Paul will not have it. He knows the difference between the Tradition and the traditions and how well meaning people will sometimes unwittingly and other times knowingly trade in the former for the latter. Hear him clearly when he says,  “the reality, however, is found in Christ.” 

You know the difference. Tradition is the living faith of the dead. Traditionalism is the dead faith of the living. How does this happen? It all begins with this great mystery of our faith, “Christ has died. Christ is risen. Christ will come again.” The reality is found in Christ and Christ must be found in us.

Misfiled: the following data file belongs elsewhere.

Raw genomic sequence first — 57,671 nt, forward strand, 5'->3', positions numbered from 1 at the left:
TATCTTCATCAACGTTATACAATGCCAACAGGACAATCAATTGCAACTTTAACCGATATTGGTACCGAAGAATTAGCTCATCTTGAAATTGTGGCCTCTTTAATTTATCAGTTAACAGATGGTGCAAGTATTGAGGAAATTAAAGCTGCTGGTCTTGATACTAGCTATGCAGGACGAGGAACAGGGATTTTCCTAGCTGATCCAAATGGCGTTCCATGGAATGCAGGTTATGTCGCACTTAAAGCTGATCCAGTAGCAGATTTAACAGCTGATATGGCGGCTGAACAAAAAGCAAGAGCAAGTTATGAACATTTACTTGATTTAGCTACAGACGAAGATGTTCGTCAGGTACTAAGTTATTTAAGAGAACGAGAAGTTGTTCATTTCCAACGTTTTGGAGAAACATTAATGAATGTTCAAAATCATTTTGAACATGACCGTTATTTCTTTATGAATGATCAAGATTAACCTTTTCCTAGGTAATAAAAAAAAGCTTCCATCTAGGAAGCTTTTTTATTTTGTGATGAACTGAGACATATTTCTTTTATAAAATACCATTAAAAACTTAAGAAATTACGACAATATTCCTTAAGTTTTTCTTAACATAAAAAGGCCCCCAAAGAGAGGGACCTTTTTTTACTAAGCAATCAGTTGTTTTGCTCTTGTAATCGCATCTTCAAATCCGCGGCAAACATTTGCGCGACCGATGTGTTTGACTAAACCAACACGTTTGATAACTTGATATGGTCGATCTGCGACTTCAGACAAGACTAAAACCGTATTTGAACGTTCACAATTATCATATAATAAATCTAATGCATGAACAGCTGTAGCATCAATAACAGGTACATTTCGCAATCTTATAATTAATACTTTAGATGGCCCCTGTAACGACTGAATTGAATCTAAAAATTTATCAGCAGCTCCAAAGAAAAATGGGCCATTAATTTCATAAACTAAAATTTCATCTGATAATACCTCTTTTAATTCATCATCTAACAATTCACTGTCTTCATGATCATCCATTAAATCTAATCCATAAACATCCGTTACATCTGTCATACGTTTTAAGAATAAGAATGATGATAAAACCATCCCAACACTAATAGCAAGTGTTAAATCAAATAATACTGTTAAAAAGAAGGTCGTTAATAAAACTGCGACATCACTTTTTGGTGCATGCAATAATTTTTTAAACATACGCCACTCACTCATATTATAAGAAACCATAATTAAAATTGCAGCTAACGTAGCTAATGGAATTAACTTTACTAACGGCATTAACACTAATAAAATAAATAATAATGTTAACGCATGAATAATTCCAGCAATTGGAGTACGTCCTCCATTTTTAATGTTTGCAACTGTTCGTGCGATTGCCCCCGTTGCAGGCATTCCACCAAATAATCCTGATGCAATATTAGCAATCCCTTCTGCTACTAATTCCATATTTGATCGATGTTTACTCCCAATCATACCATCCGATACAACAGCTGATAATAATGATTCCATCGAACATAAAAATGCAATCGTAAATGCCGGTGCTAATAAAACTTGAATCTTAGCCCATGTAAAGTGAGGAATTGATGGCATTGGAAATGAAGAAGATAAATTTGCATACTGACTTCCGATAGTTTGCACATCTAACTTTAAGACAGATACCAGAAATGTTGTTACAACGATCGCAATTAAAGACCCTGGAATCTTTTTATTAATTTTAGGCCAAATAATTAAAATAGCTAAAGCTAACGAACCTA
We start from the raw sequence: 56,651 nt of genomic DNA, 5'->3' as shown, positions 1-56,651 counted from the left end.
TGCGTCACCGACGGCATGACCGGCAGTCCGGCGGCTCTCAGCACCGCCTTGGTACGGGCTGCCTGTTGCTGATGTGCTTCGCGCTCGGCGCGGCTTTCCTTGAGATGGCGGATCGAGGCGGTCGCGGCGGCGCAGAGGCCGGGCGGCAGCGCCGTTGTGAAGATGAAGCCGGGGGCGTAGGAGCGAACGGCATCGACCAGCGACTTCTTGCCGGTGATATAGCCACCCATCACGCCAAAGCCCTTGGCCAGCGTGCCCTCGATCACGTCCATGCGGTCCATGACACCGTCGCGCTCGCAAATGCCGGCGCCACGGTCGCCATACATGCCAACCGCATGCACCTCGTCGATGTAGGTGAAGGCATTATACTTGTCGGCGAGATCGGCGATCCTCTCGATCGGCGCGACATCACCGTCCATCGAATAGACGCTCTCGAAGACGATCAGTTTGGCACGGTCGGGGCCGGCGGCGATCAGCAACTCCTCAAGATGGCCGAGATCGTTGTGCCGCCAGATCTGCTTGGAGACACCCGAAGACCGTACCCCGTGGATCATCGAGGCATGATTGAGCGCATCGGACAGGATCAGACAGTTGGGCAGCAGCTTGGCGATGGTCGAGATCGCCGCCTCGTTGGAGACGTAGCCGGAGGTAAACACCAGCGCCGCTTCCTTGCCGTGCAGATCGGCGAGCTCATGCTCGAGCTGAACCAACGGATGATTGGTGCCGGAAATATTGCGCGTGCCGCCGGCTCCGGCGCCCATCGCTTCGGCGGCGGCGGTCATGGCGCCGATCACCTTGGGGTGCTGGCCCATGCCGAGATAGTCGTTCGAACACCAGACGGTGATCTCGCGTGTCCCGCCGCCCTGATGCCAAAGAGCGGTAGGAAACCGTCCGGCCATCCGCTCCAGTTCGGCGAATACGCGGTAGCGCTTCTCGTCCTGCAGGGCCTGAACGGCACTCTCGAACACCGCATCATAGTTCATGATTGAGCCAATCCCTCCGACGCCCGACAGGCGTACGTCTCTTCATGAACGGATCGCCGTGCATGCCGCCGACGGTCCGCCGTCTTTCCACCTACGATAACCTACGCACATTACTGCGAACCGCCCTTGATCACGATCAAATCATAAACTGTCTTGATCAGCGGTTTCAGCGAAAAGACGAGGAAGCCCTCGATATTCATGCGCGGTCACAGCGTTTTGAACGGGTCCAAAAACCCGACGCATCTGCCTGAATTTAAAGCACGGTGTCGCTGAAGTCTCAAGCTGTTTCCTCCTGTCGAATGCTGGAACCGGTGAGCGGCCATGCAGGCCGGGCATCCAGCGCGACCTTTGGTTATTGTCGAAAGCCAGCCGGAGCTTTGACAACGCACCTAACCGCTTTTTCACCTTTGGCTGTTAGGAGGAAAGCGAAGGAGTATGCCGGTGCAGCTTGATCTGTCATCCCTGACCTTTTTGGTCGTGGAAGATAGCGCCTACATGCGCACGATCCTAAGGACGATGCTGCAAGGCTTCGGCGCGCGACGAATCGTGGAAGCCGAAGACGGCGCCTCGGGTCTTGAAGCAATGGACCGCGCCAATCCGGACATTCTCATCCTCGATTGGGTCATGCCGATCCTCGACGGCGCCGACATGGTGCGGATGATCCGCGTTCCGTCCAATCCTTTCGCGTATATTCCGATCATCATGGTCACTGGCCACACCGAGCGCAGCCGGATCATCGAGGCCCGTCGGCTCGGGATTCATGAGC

The mystery gets translated into a message which begets messengers. Movement is born. A way of working with the mystery emerges in the form of shared movements (i.e. the Lord’s Supper, etc.). These movements help us remember together, and done well, they lead us to experience the great mystery together. Over time, however, the movements that helped us to move with the Movement slowly become the motions. Before long, entire communities and even denominations become focused on the motions. Somewhere along the way the motions get passed on without their meanings and they get disconnected from the movement, at which point we find ourselves simply “going through the motions.” We find ourselves with a form of religion without the power, rituals without the reality and motions without the movement.